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Carnival Corp., the world’s largest cruise-line operator, raised its full-year earnings forecast after reporting third-quarter profit that beat analyst estimates as more passengers took trips.
Earnings excluding one-time items are forecast to be $1.84 to $1.88 a share, more than the previous forecast of as much as $1.75, Miami-based Carnival said today in a statement. Profit for the quarter ended Aug. 31 was $1.58, more than the $1.44 average of 15 analysts’ estimates compiled by Bloomberg.
Carnival has won back customers after mishaps that included the wreck of its Costa Concordia in 2012 and a fire aboard the Triumph last year that left passengers stranded in the Gulf of Mexico. Under Chief Executive Officer Arnold Donald, who took over from Micky Arison in July 2013, the company invested in marketing and safety technology, and repaired relationships with travel agents.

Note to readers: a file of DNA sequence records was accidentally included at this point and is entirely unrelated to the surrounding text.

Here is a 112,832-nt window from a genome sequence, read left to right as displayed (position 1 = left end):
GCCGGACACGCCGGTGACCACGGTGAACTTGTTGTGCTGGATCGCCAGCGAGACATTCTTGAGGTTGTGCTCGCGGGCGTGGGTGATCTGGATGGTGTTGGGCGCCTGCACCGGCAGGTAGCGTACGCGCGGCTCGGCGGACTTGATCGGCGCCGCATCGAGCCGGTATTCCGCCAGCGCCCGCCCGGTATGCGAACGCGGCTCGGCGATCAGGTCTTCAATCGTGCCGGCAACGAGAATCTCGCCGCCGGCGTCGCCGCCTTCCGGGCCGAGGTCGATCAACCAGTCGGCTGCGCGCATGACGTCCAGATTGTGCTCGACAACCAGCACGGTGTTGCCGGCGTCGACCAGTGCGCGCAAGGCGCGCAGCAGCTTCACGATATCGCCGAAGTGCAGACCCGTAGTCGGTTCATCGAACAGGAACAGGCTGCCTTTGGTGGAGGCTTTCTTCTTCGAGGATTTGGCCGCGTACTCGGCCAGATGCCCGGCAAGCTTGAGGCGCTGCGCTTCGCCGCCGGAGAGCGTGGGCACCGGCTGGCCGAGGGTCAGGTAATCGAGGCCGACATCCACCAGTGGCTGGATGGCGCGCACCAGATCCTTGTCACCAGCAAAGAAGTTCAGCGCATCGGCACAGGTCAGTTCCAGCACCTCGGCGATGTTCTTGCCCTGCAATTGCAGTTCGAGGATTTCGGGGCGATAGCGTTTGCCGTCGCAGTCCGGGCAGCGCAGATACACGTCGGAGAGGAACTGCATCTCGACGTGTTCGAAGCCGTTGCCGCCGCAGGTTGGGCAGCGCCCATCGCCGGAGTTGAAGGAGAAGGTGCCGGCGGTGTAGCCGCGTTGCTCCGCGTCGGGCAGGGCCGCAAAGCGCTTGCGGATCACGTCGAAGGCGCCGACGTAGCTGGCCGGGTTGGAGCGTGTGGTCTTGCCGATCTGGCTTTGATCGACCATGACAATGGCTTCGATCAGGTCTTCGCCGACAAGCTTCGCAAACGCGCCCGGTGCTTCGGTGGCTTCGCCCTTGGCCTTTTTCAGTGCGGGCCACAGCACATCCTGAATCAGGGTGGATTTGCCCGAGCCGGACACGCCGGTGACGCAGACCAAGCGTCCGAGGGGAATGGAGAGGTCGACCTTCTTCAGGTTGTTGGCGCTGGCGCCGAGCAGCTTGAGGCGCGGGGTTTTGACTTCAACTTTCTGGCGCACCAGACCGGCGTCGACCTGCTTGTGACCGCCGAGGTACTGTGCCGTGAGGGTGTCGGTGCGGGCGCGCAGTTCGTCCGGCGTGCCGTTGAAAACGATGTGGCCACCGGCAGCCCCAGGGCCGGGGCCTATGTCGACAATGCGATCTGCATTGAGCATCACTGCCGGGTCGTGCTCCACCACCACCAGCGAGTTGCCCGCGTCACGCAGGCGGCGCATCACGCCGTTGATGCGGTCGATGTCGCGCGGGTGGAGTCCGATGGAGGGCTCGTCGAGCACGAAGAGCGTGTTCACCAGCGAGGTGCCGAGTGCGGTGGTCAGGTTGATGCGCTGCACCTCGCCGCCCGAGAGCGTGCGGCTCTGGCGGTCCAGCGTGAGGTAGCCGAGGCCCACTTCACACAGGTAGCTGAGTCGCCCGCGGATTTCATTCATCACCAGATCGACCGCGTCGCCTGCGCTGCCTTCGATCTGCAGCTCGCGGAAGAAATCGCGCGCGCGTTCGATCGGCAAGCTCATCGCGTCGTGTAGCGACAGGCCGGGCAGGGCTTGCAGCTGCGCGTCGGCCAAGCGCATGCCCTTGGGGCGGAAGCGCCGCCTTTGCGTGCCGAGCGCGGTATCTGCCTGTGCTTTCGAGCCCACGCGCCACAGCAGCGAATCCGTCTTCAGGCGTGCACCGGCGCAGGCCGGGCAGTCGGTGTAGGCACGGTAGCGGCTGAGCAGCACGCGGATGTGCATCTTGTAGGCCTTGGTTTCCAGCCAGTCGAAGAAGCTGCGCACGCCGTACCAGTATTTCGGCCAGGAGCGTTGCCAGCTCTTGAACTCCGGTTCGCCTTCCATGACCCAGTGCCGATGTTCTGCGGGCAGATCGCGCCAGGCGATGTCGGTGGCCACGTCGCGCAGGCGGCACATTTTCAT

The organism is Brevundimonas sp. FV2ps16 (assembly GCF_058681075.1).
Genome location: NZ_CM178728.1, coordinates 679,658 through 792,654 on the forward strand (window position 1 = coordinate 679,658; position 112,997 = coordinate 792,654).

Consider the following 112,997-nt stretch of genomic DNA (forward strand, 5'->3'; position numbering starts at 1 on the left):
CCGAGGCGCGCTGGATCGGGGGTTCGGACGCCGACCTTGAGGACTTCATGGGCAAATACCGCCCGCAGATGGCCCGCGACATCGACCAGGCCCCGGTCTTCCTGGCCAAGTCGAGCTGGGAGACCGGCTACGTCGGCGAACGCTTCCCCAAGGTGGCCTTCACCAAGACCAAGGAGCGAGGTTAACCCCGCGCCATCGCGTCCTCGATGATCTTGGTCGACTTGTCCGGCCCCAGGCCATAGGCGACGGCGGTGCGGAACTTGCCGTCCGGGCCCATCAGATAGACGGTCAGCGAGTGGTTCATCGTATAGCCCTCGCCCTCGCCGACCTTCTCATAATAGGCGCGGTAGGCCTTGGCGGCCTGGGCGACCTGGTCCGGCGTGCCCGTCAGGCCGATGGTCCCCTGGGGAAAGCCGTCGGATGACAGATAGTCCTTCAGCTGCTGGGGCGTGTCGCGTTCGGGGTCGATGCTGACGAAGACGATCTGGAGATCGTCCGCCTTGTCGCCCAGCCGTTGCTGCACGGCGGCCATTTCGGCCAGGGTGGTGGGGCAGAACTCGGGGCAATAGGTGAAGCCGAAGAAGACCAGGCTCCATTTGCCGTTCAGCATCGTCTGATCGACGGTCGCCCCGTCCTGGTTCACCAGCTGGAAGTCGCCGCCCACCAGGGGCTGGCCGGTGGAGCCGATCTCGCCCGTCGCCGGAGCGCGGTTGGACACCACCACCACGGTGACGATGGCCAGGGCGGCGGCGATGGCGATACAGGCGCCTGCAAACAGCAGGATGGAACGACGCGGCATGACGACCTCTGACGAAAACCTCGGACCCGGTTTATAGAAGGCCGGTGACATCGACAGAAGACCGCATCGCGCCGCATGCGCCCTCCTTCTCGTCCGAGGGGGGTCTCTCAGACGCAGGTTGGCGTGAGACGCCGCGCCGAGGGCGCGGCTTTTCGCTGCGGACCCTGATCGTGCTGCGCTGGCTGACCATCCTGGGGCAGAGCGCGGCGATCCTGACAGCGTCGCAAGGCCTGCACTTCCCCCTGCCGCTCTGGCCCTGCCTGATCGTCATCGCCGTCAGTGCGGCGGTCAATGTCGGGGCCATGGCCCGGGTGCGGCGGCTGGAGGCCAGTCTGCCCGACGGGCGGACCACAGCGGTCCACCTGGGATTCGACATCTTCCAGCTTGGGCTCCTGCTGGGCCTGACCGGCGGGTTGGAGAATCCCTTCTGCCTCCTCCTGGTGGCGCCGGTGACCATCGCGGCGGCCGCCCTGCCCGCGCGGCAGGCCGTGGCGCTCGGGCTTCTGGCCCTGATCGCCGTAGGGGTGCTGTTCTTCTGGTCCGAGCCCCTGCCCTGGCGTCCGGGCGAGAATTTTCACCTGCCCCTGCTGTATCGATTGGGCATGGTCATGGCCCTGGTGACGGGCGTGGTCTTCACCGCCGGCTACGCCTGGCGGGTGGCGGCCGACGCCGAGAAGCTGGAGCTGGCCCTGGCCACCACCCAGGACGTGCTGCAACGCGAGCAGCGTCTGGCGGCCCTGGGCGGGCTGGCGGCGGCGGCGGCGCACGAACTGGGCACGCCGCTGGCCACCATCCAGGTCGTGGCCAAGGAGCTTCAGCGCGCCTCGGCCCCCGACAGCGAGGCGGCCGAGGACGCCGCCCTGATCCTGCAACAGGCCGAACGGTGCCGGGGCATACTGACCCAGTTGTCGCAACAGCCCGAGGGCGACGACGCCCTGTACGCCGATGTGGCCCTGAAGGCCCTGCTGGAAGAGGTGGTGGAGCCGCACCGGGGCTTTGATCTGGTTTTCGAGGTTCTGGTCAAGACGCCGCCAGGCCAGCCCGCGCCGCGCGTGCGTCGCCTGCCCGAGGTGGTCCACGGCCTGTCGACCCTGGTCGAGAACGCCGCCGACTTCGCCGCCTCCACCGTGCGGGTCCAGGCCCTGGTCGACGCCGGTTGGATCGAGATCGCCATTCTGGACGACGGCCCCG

“Our summer Caribbean product successfully attracted 20 percent more guests than the prior year, reinforcing the popularity of the world’s largest cruising region,” Donald said in a statement today.
Sales rose 4.7 percent to $4.95 billion, beating the average estimate of $4.93 billion.
Carnival should benefit from higher rates in Europe, lower fuel expenses and the end of a price war in the Caribbean, where the industry has added ships, Rachael Rothman, an analyst at Susquehanna Financial Group, said in a note before the earnings were released.
“We may finally be turning the corner,” she said.
Carnival rose 4.3 percent to $42.07 at 9:36 a.m. New York time. The stock gained as much as 4.9 percent, its biggest intraday climb since June, 2013. The shares had been little changed this year through yesterday.
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